Across the UK, there were 353,436 first-time buyers in 2019, slightly up from the 353,130 recorded in 2018 and the highest annual total since 357,590 in 2007, according to calculations from Yorkshire Building Society.
However, there is still some way to go before first-time buyer numbers reach 2006 levels, when the annual total stood at 400,870.
The society used industry-wide mortgage data from trade association UK Finance up to October 2019 and estimates for November and December 2019 to calculate the total number of first-time buyers last year.
Nearly twice as many first-time buyers secured a mortgage in 2019 as at the start of the financial crisis in 2008 (191,040), with those entering the property market now accounting for more than half (51 per cent) of homes purchased with a mortgage. In 2008 this share was just 38 per cent.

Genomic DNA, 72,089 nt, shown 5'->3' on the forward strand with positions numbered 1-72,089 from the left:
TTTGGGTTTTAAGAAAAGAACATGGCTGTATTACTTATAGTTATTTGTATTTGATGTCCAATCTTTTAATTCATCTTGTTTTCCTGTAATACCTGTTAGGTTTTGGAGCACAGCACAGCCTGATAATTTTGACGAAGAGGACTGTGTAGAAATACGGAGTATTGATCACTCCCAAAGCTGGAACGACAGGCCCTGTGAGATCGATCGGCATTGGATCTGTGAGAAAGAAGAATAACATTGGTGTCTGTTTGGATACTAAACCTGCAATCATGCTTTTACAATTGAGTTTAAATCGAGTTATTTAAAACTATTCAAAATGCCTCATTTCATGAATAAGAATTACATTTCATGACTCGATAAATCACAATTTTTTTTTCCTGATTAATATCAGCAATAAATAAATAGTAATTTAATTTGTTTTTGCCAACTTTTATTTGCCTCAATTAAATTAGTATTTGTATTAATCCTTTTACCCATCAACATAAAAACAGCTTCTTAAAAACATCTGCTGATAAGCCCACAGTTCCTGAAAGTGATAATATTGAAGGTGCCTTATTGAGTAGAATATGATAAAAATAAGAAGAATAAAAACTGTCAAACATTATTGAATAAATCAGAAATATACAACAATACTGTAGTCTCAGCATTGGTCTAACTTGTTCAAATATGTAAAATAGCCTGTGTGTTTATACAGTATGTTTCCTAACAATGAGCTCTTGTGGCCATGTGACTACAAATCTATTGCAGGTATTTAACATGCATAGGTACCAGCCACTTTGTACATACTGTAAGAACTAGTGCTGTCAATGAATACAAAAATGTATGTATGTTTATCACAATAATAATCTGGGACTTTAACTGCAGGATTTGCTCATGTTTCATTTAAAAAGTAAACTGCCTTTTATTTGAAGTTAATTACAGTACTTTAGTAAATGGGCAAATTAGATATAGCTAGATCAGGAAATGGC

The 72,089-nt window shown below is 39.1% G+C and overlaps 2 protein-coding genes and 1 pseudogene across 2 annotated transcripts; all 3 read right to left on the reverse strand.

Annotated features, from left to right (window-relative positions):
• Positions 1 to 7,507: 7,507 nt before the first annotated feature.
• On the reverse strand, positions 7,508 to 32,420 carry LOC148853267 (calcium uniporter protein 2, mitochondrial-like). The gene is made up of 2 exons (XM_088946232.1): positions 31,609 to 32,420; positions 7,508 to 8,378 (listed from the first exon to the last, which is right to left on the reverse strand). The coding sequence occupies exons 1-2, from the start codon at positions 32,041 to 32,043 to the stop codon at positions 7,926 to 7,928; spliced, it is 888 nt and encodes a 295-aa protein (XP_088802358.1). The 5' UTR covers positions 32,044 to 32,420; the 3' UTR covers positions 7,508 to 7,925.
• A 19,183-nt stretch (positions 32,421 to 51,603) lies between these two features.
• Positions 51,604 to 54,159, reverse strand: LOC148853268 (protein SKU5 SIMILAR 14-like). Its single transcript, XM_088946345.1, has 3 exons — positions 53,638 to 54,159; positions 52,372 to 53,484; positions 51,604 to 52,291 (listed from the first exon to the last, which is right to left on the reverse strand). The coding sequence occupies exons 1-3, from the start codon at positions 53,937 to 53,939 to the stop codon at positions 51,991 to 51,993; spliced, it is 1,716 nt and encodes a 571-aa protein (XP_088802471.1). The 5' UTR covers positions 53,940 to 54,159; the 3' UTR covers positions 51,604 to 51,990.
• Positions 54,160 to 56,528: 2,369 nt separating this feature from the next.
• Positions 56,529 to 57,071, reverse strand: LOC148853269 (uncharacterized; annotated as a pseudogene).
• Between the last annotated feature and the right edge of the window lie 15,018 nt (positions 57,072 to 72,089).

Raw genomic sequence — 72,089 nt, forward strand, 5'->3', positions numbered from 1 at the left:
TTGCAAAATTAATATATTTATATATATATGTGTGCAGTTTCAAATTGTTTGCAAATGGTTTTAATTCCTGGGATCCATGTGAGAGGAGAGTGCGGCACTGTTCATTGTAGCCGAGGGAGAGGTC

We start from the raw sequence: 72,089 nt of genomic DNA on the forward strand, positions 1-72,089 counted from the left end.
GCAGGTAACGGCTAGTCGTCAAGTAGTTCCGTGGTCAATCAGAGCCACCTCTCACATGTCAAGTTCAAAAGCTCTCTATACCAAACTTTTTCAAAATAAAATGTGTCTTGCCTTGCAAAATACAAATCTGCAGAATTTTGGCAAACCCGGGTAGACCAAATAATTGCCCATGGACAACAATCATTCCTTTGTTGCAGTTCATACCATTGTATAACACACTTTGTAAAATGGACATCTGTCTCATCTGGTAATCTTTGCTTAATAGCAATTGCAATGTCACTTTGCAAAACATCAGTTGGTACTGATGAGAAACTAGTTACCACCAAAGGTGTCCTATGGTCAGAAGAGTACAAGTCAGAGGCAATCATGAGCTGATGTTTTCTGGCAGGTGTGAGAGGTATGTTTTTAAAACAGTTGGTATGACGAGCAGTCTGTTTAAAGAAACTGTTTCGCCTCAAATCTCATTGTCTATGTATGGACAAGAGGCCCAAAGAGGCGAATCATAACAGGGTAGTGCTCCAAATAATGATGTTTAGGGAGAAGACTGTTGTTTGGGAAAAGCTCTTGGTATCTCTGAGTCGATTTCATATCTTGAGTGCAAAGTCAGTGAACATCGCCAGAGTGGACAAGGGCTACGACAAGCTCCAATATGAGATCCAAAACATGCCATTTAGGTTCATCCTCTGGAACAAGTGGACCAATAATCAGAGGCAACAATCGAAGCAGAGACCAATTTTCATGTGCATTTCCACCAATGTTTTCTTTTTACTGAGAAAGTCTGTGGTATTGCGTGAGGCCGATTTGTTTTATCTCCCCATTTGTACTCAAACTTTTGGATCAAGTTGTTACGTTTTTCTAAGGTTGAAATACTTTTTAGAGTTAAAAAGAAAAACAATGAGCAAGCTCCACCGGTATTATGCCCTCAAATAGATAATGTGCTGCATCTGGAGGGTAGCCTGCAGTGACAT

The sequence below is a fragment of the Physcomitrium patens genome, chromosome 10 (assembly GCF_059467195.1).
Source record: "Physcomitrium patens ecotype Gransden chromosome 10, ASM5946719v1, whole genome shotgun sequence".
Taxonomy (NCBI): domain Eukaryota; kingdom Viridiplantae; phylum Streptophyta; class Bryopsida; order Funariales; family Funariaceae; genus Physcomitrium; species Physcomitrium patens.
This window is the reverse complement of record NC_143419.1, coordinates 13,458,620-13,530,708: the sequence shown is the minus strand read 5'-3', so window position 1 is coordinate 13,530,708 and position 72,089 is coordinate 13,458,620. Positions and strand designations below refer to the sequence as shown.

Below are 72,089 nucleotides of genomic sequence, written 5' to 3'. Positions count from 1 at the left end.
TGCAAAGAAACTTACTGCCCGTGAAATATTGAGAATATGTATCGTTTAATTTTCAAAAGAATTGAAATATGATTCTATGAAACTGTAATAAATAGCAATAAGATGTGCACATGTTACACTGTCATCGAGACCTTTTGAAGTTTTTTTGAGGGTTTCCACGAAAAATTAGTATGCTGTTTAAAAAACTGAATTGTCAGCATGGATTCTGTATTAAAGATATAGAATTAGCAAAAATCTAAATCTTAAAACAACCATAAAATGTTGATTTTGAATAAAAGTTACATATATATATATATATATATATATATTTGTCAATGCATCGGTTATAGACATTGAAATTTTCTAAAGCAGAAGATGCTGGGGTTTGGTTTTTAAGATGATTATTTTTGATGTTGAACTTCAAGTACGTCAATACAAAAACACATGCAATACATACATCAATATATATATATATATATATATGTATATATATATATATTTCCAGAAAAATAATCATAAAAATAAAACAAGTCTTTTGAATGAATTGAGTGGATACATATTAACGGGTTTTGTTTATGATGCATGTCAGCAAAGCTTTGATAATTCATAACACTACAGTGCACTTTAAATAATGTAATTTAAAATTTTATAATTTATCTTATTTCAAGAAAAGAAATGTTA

Yorkshire Building Society strategic economist Nitesh Patel said: "Even though the number of first-time buyers has stayed pretty much the same as last year, it is still encouraging to see first-time buyers top 350,000 for the second year in a row.
"They also represent over half of all homes bought with a mortgage, meaning the first-time buyer mortgage market share is at its highest since 1995, when they bought 53 per cent of all mortgage-financed homes.
"In recent years first-time buyers have been helped by strong competition driving mortgage rates down to near-record lows, making borrowing more accessible."